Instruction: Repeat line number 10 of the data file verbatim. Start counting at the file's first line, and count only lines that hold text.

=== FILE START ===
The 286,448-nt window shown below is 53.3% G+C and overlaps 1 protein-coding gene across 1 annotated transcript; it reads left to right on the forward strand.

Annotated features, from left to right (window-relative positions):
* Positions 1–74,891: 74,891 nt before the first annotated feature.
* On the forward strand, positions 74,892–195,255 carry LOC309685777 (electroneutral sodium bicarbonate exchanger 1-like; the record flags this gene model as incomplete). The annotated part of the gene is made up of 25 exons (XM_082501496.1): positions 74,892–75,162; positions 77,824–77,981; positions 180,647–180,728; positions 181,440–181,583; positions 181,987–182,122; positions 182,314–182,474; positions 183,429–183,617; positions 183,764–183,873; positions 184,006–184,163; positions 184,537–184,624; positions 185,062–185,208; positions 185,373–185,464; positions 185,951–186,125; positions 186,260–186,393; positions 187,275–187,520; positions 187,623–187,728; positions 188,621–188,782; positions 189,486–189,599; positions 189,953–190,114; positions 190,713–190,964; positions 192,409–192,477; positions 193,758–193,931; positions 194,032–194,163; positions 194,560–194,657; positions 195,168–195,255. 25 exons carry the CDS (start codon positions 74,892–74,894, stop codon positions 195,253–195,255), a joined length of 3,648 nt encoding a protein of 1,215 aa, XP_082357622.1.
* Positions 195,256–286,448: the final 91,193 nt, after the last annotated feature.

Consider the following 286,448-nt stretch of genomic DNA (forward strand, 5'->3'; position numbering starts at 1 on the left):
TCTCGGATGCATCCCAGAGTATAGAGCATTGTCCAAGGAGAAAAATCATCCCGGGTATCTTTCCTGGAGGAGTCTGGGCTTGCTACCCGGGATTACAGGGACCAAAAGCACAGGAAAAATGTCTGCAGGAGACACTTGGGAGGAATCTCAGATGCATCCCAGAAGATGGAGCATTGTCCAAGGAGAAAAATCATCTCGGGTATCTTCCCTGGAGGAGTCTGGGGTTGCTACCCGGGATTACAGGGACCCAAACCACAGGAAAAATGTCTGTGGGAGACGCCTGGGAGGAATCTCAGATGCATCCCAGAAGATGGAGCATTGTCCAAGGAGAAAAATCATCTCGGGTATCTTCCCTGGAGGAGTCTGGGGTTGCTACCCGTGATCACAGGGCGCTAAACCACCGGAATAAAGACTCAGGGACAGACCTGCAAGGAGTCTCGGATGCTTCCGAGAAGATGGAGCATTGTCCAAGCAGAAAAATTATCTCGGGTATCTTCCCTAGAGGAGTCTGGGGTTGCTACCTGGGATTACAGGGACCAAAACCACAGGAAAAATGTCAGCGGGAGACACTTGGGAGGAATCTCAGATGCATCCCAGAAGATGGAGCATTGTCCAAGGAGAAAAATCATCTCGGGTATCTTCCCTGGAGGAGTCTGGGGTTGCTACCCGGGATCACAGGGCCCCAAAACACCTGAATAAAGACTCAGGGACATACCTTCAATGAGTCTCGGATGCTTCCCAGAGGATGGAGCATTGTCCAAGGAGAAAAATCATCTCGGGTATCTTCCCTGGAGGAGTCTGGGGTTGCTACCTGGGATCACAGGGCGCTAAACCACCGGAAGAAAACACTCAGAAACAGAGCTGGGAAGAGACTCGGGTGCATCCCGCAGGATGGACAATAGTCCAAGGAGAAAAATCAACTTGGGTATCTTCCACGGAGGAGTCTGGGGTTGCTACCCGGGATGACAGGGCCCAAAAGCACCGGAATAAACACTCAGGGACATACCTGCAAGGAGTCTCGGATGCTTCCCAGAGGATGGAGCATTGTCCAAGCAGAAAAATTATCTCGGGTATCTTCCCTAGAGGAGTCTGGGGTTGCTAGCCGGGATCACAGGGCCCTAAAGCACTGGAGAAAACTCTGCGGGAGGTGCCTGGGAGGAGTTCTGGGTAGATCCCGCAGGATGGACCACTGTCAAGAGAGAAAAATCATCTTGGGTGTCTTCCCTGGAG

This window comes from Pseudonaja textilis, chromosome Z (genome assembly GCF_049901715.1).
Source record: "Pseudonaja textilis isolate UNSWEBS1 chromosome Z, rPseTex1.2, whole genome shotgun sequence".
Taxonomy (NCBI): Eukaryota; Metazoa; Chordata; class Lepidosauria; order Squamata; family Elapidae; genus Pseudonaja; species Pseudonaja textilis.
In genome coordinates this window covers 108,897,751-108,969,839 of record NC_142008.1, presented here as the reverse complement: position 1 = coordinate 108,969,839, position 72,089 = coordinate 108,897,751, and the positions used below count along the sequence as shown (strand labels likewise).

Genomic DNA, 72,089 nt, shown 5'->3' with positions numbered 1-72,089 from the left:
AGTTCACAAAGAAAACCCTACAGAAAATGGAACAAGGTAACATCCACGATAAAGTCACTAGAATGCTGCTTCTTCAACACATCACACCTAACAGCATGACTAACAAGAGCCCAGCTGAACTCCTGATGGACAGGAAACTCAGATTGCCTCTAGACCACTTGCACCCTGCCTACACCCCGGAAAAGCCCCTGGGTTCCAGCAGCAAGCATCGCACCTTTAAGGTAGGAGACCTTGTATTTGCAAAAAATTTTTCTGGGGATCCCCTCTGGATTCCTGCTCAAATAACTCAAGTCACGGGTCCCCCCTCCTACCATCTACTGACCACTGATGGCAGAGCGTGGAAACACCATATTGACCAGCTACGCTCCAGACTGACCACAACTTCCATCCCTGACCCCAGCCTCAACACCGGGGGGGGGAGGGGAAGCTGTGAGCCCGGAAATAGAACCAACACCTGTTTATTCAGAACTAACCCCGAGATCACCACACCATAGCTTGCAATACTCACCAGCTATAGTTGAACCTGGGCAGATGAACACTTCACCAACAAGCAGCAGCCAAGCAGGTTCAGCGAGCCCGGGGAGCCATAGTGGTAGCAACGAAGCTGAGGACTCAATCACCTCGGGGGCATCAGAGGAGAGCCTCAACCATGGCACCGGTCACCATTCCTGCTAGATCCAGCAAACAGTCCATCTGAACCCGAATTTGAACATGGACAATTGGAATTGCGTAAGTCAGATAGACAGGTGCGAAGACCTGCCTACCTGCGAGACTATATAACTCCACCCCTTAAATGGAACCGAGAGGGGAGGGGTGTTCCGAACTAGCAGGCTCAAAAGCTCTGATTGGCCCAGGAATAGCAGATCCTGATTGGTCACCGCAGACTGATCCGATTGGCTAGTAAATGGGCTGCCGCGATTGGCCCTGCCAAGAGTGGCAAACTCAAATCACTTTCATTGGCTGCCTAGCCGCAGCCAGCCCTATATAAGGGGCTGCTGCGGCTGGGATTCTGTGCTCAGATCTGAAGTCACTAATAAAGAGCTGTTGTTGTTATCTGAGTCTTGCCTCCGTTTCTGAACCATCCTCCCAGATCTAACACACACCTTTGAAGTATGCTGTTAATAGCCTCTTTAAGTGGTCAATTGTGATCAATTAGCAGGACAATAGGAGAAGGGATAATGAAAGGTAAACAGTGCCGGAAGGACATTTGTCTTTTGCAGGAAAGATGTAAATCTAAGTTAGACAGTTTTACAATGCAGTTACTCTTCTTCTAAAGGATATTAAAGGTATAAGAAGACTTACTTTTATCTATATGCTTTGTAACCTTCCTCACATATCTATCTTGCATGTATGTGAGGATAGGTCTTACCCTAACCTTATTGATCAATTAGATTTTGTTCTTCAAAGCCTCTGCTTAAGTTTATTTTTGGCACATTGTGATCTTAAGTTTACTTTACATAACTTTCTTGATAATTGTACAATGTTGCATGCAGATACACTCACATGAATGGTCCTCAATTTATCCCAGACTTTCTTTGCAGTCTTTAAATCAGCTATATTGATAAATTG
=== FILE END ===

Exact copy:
Taxonomy (NCBI): Eukaryota; Metazoa; Chordata; class Lepidosauria; order Squamata; family Elapidae; genus Pseudonaja; species Pseudonaja textilis.